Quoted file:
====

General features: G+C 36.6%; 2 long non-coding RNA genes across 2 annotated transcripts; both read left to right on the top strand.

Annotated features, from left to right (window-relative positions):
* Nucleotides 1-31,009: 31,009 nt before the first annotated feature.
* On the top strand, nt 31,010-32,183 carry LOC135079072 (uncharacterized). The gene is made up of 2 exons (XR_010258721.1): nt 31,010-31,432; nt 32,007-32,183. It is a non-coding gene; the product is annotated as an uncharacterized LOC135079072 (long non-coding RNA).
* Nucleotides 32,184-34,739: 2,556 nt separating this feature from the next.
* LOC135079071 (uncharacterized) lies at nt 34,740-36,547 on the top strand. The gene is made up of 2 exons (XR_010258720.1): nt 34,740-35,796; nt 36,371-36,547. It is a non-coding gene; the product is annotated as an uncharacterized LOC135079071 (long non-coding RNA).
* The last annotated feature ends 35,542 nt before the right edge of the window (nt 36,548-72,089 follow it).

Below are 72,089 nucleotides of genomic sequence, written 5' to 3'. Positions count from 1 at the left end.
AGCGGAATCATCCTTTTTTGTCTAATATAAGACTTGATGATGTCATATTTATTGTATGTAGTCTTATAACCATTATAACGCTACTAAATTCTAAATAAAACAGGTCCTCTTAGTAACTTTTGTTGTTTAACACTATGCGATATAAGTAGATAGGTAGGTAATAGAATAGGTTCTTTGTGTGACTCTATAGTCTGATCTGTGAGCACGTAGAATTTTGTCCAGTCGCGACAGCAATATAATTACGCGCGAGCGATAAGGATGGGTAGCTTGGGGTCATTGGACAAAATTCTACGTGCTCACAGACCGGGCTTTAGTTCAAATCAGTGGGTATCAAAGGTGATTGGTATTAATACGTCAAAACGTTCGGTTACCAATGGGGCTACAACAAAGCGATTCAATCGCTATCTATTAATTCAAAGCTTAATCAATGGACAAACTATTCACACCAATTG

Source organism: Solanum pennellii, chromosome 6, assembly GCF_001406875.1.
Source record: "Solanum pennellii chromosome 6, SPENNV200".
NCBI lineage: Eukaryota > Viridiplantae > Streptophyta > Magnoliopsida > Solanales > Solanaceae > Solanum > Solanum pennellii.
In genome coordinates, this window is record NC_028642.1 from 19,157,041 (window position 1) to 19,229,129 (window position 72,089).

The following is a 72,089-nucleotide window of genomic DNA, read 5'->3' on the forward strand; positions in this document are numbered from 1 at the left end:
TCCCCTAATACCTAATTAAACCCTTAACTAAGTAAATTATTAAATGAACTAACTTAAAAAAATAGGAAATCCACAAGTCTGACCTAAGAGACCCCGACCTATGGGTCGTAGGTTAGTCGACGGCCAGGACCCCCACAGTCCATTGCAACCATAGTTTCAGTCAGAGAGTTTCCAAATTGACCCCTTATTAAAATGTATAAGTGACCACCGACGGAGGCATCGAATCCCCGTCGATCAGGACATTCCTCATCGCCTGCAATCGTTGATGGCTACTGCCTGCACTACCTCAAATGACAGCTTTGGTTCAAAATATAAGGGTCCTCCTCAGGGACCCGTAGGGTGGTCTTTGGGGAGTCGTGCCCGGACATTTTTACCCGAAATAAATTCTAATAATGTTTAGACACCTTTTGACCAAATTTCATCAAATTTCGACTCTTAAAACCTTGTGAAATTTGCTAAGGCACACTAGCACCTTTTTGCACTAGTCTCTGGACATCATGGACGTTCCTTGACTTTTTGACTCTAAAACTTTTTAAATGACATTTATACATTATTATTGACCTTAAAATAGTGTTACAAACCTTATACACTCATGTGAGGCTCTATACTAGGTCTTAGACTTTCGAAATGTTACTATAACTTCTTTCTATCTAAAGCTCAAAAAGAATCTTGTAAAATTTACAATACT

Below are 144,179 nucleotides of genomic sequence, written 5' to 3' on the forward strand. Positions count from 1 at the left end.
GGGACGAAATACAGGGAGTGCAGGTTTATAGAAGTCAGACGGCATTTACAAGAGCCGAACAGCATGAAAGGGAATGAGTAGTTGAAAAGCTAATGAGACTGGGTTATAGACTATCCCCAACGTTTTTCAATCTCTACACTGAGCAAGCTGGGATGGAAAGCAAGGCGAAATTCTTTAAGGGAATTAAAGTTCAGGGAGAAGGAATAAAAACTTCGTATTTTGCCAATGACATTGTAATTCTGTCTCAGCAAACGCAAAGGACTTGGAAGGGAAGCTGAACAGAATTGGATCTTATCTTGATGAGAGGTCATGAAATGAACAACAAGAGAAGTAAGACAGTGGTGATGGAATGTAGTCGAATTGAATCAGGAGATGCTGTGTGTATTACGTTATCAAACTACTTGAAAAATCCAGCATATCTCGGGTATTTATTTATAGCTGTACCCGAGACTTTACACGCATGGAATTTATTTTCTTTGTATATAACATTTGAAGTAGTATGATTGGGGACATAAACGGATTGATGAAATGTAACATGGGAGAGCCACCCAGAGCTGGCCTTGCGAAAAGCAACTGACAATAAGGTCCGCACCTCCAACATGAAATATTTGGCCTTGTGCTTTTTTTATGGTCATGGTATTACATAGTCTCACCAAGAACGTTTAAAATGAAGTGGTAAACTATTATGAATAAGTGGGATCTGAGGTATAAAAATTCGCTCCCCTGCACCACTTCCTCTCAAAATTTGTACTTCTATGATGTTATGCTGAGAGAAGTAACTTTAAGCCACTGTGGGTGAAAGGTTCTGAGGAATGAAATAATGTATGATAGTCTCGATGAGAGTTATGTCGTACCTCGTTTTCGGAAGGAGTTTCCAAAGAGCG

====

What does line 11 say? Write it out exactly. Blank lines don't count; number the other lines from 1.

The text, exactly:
Source record: "Solanum pennellii chromosome 6, SPENNV200".